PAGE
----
Works by Antoni Tàpies
(Barcelona, 1923 - 2012) Spanish painter. At the age of twenty-two he gave up his law degree to devote himself fully to painting, an art that he approached through collage (sheets of newspaper, tinfoil, strings) and earthy paintings featuring grattages (scratches) and graffiti. In this first stage of his life he creates, with other Catalan artists and intellectuals (Joan Brossa, Joan Ponç, Modest Cuixart, Joan Josep Tharrats), the group "Dau al Set" (1948). This movement shelters his first exhibitions, which already showed his interest in surrealism. Around 1949, renouncing the effects of matter, he devoted himself to creating paintings in which gray tones predominate, although with interruptions of varying importance of bright colors (green, red), and in which textile prints, signs (semicircles, triangles) and deformed letters appear. In 1954, after teaching a course in abstract art at the Menéndez Pelayo University in Santander, he returned to matter: he worked with mortar (mixing powdered marble with oil and using powdered pigments dissolved in latex) to rediscover the secular tradition of a fossilized world, with faded colors, which won him the Carnegie Prize in 1958. His stage after 1965 belongs to neo-figuration and poor art: burlap, rustic objects and everyday objects merge in a work that reached universal diffusion (Gray matter in the shape of a hat, 1966; Three chairs, 1967; Two crosses, 1967). In the seventies, his "sculptures in space" make the object (assembled wood, chairs, clothes, burnt books), until then stamped in hollow or modeled in relief in the thickness of the material, come out of the canvas to immobilize it in space and give it a rougher reality. In this aspect Tàpies communicates to poor art a very important emotional charge. His creative work was accompanied, in the seventies and eighties, by theoretical texts (La práctica del arte, 1970; El arte contra la estética, 1974; Memoria personal, 1978; Por un arte moderno y progresista, 1985). In 1984 the Tàpies Foundation was created in Barcelona, located in an old building designed by the architect Lluís Domènech i Montaner. Inaugurated in 1990, its funds, formed with the work donated by Teresa and Antoni Tàpies, constitute the most complete collection of the Catalan painter's works. That same year the artist was named honorary member of the Royal Academy of Fine Arts of San Fernando and was awarded the Prince of Asturias Prize for the Arts and the Praemium Imperiale for painting. Of the rest of his production it is worth mentioning the murals for the Expo'92, Embolcall (1994), inspired by the Rwandan war, and Cerimònia (1996).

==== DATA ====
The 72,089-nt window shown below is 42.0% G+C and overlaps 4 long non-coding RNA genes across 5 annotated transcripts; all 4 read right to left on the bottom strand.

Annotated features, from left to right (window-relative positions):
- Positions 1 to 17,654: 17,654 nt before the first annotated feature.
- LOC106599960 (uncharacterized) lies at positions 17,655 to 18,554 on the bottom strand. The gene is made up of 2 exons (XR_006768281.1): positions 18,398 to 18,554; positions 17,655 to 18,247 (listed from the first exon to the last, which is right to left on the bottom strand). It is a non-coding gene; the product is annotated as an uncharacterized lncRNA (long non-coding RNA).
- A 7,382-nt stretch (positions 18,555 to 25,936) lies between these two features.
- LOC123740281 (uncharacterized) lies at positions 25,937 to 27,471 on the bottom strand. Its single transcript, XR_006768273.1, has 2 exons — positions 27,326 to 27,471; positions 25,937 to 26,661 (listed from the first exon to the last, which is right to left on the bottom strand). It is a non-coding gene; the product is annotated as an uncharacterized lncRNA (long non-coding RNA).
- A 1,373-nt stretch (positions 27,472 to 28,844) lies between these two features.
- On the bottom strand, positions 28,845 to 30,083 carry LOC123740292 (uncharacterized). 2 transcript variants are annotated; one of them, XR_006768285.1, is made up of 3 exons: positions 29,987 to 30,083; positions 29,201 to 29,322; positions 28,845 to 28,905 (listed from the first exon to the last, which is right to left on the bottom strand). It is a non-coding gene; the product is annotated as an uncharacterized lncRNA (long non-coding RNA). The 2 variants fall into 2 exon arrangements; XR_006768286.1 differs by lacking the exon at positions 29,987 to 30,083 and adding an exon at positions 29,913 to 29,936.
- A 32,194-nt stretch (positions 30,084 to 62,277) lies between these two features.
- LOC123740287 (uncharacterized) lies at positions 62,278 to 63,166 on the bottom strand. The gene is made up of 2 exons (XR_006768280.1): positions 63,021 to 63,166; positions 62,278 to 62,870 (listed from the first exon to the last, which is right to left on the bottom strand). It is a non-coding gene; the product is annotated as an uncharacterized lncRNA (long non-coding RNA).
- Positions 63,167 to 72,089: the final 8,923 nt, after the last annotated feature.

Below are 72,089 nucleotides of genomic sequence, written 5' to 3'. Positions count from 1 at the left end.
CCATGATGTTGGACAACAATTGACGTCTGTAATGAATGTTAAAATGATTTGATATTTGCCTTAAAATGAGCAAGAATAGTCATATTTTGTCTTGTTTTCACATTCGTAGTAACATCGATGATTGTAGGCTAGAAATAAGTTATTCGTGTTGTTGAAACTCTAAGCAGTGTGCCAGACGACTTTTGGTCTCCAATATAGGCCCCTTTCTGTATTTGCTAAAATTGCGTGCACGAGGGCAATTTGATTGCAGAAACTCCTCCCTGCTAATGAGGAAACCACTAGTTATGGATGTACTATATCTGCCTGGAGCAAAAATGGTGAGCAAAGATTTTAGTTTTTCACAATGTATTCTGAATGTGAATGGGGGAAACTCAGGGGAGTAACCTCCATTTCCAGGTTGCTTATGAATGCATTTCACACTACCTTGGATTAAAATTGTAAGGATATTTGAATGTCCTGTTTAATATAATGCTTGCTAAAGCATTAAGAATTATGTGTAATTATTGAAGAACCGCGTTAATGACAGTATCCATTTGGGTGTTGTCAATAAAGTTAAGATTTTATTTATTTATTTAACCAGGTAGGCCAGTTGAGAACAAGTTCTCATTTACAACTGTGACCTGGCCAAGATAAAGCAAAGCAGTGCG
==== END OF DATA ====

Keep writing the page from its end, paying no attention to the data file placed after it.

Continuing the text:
Works by Antoni Tàpies
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